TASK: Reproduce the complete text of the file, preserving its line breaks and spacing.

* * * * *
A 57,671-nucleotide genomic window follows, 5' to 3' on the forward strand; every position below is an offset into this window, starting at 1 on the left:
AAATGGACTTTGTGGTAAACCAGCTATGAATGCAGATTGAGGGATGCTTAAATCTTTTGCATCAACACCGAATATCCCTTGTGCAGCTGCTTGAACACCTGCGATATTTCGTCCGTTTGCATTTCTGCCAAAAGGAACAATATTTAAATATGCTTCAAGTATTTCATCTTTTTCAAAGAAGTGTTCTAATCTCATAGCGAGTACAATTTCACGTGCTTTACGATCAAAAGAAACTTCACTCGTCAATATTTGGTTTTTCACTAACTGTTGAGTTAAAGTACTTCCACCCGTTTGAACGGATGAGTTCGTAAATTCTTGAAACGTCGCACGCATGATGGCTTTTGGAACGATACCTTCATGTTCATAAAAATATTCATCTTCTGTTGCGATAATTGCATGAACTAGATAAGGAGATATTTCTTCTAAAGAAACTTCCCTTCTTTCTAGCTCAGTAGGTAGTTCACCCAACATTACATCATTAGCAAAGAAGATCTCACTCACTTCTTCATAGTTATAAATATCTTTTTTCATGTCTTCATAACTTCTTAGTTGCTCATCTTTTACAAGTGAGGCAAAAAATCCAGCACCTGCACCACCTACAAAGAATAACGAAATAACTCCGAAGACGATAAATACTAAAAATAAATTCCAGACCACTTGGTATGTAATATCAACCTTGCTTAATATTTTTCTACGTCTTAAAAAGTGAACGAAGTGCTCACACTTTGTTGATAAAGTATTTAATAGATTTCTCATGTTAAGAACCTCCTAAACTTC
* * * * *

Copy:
A 57,671-nucleotide genomic window follows, 5' to 3' on the forward strand; every position below is an offset into this window, starting at 1 on the left:
AAATGGACTTTGTGGTAAACCAGCTATGAATGCAGATTGAGGGATGCTTAAATCTTTTGCATCAACACCGAATATCCCTTGTGCAGCTGCTTGAACACCTGCGATATTTCGTCCGTTTGCATTTCTGCCAAAAGGAACAATATTTAAATATGCTTCAAGTATTTCATCTTTTTCAAAGAAGTGTTCTAATCTCATAGCGAGTACAATTTCACGTGCTTTACGATCAAAAGAAACTTCACTCGTCAATATTTGGTTTTTCACTAACTGTTGAGTTAAAGTACTTCCACCCGTTTGAACGGATGAGTTCGTAAATTCTTGAAACGTCGCACGCATGATGGCTTTTGGAACGATACCTTCATGTTCATAAAAATATTCATCTTCTGTTGCGATAATTGCATGAACTAGATAAGGAGATATTTCTTCTAAAGAAACTTCCCTTCTTTCTAGCTCAGTAGGTAGTTCACCCAACATTACATCATTAGCAAAGAAGATCTCACTCACTTCTTCATAGTTATAAATATCTTTTTTCATGTCTTCATAACTTCTTAGTTGCTCATCTTTTACAAGTGAGGCAAAAAATCCAGCACCTGCACCACCTACAAAGAATAACGAAATAACTCCGAAGACGATAAATACTAAAAATAAATTCCAGACCACTTGGTATGTAATATCAACCTTGCTTAATATTTTTCTACGTCTTAAAAAGTGAACGAAGTGCTCACACTTTGTTGATAAAGTATTTAATAGATTTCTCATGTTAAGAACCTCCTAAACTTC